Friday, August 22, 2008

Senate GOP hurting for campaign money

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Republican prospects in U.S. Senate races this November grew grimmer Friday, as the head of the party's campaign arm announced he must reduce its budget because GOP senators are raising too little money.

"I recently challenged my colleagues to step up to the plate and help me provide the resources our candidates need to compete in races across the country," Sen. John Ensign, R-Nev., said in a statement. "It has become clear that my call has gone largely unanswered....

"I have had no choice but to decrease the total budget" for running ad campaigns on behalf of GOP Senate candidates, Ensign said.

The announcement highlights the chances that better-financed Democrats will expand their 51-seat majority in the Senate. It would take nine victories for Democrats to reach a filibuster-proof 60-seat majority, a goal their campaign team is calling very difficult, but not impossible.

Ensign had conceded earlier that the GOP will lose two to four seats. The National Republican Senatorial Committee that he chairs has about $25 million cash on-hand, compared with nearly $43 million for the Democratic Senatorial Campaign Committee.

In recent days Ensign's committee has canceled ad buys that had been scheduled to begin next month in North Carolina, Colorado, Oregon and New Hampshire, all states with contested Senate races, according to Matthew Miller, spokesman for the rival Democratic Senatorial Campaign Committee. Miller said he knew that from contacting TV stations in the states.

NRSC spokeswoman Rebecca Fisher said she didn't know details on her committee's so-called independent expenditures and couldn't give specifics on the size of the budget decrease.

Ensign has said the Democrats have bought $44.8 million in TV ad time on targeted Senate seats for the fall. He did not identify by name the Republican senators who are not meeting fundraising goals for the committee.

Party campaign committees in the House and Senate typically encourage — even demand — donations from lawmakers, and it's not uncommon for lawmakers to fail to oblige to the extent their party leaders want.

But Ensign, who took over the NRSC chairmanship after the Republicans' dismal 2006 election showing, has been unusually public in pressuring his colleagues in a very difficult political environment for the GOP.

"It's extremely difficult because failure breeds failure, and contributors are less likely to spend money on a losing cause," said Jack Pitney, a congressional specialist at Claremont McKenna College in Southern California. "Republicans just need to adapt to the conditions in each individual state, because if this election is a referendum on the state of the country, then they're going to do very badly."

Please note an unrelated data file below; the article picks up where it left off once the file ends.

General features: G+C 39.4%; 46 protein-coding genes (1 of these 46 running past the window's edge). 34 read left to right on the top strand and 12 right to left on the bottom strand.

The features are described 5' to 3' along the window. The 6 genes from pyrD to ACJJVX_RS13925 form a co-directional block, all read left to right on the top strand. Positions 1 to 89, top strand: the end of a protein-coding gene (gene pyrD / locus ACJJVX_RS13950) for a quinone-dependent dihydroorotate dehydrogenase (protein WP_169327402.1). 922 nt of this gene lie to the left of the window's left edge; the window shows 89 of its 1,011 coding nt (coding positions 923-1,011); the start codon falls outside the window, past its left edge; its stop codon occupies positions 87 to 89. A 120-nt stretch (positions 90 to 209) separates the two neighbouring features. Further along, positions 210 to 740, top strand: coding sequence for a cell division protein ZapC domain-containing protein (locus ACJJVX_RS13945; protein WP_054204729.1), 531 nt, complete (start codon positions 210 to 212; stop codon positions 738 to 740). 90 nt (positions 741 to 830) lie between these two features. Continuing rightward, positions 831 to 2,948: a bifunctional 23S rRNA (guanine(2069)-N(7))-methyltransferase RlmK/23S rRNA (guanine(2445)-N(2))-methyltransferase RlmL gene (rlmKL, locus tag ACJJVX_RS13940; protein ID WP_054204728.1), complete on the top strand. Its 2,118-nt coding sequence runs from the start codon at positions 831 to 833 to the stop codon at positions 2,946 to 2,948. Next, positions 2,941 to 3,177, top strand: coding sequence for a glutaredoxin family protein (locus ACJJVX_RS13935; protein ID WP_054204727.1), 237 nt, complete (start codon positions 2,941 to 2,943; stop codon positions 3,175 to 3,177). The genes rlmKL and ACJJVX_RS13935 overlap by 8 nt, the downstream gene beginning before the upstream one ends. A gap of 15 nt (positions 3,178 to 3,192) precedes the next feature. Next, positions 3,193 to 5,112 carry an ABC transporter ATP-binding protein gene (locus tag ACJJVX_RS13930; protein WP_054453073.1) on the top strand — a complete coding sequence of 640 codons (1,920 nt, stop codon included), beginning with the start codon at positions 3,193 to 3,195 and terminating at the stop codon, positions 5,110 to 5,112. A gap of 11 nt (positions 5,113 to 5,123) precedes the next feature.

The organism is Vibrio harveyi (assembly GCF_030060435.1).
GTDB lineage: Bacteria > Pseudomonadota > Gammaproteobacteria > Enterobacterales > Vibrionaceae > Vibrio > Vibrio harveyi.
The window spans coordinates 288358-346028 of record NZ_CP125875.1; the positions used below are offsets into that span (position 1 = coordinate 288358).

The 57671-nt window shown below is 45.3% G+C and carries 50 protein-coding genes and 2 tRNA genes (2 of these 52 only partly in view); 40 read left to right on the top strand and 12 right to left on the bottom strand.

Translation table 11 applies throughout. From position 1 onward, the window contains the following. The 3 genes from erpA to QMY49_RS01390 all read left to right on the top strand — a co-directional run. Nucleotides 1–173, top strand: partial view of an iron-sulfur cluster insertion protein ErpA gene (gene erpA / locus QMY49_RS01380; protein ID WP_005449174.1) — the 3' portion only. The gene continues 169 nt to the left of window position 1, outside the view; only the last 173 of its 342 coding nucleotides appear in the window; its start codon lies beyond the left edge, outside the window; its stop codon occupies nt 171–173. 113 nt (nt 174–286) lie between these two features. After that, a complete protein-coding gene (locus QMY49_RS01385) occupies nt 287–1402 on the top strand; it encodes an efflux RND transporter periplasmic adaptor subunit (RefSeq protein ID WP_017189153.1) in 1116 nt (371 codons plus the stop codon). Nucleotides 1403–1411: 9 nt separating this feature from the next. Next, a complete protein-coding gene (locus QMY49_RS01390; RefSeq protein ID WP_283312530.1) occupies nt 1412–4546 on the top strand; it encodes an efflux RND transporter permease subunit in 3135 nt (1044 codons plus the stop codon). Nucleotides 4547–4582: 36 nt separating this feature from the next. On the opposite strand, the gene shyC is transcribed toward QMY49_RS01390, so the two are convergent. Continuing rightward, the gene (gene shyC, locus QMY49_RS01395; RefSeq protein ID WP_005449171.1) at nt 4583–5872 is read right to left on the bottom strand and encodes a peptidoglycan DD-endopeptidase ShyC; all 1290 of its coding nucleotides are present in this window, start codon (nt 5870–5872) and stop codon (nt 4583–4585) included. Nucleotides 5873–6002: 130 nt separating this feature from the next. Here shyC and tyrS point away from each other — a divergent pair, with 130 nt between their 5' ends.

In addition to Americans' pessimism about the direction of the country, as reflected in polls, other factors have lined up against Senate Republicans. There are 35 Senate seats up for election this year, 23 held by Republicans and 12 by Democrats, so Republicans are playing defense.

Plus, five Republican senators are retiring, but no Democrats are. Incumbents typically have an advantage over open-seat candidates.

And in Alaska, normally safe ground for the GOP, Republican Sen. Ted Stevens is running for re-election while under federal indictment on charges of lying about getting hundreds of thousands of dollars in gifts from an oil services firm.

Democrats say their candidates are ahead in five GOP-held seats: Virginia, New Hampshire, Colorado, New Mexico and Alaska.

In six others, they say their candidates are close: Oregon, Minnesota, North Carolina, Maine, Kentucky and Mississippi.

Still, Miller, the Democrats' Senate campaign spokesman, declined to gloat on Friday.

"With new secretive Republican front groups appearing every day to attack Democratic candidates, there is no shortage of money on their side, but all we can do is work hard to match our goals and we are on course to do that," Miller said in a statement.

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